Viceroy of Peru (1639–1648) knew of the strategic importance of Valdivia
Valdivia
and decided to repopulate and fortify it once for all. He financed partly the expedition to repopulate Valdivia
Valdivia
with his own capital.[12] The contingent in charge of the mission was organized in Peru and consisted of seventeen ships filled with building materials and supplies that astounded contemporaries by its magnitude.[5] The local government of Chile could not secure Valdivia
Valdivia
as it was engaged in continuous war with the Mapuches and was deeply dependent on the Real Situado, an annual payment of silver from Potosí
Potosí
to finance the army of Chile. The Valdivia
Valdivia
enclave was placed directly under the control of the Viceroyalty of Peru
Viceroyalty of Peru
that administered Valdivia
Valdivia
from its repopulation in 1645 until 1740.[12] Corral, located on the river entrance to Valdivia, became one of the most fortified bay at the time,[5] with 17 forts. During this time it was several times proposed to move the city of Valdivia
Valdivia
to Mancera Island. Valdivia's original site, downtown of modern Valdivia
Valdivia
was repopulated in 1684. Beginning in the mid-18th century Valdivia
Valdivia
left behind its past as an enclave and a period of agricultural expansion begun. The expansion, that mainly directed to the south, was done mostly by pacific means, but hostilities with indigenous Huilliches did occur. After the Valdivian colonization had reached Bueno River
Bueno River
Spanish authorities pushed for connecting the city of Valdivia
Valdivia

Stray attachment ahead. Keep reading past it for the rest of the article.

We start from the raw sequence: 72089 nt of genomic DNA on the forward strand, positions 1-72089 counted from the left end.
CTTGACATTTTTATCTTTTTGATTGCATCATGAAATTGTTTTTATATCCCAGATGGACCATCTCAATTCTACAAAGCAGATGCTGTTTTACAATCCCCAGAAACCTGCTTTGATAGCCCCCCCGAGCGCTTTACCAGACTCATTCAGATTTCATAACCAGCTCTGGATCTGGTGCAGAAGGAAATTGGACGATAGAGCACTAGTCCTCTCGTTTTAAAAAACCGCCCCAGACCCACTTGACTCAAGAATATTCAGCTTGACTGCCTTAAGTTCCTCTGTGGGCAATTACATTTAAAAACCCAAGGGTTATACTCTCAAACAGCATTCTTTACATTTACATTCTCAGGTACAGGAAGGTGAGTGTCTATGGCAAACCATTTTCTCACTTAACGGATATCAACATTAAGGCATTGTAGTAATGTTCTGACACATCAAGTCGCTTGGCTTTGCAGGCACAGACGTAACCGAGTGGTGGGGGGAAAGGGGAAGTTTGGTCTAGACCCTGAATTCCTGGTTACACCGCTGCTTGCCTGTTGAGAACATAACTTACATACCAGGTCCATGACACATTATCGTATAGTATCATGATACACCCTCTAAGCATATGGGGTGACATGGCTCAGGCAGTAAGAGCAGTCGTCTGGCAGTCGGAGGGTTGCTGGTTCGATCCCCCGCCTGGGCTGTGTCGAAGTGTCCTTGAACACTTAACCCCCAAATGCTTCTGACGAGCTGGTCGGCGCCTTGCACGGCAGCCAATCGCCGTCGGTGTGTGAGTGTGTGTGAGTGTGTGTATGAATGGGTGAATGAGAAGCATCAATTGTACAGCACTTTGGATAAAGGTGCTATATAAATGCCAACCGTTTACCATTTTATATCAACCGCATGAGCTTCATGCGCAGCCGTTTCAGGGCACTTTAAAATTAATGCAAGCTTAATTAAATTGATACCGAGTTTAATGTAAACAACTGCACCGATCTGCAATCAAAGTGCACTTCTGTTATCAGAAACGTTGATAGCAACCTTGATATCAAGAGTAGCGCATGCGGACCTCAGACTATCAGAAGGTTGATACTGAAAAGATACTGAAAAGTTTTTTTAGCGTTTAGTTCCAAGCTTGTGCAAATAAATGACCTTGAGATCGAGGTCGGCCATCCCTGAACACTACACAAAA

with the settlements at Chacao Channel
Chacao Channel
by a road.[14] Independence and growth (1811–1959)[edit]

A painting of the assault on Corral fort

Further information: German colonization of Valdivia, Osorno and Llanquihue and 1960 Valdivia
Valdivia
earthquake Self-governing juntas appeared in Spanish America
Spanish America
and Spain after Napoleon
Napoleon
occupied Spain and held the Spanish king Fernando VII captive. Many juntas, as was the case of Chile, declared plans to rule their territory in the absence of the legitimate king. At the time of the first governing junta of Chile
Chile
in 1810 the Valdivian governor, an Irishman, Albert Alexander Eagar, led the celebration of what was seen as an affirmation of the legitimacy of the Spanish king. However, Valdivian independentists, such as Camilo Henríquez, saw an opportunity to gain absolute independence from Spain, organized a coup on 1 November 1811, and joined other Chilean cities that were already revolting against the old order.[12] Four months after the coup, on 16 March 1812 a counterrevolutionary coup took control of the city and created a War Council. The War Council broke trade relations with the rest of Chile
Chile
and confirmed Valdivia's loyalty to the Spanish government.[12] Even after several defeats of the Spanish troops during the Chilean Independence War, Valdivia
Valdivia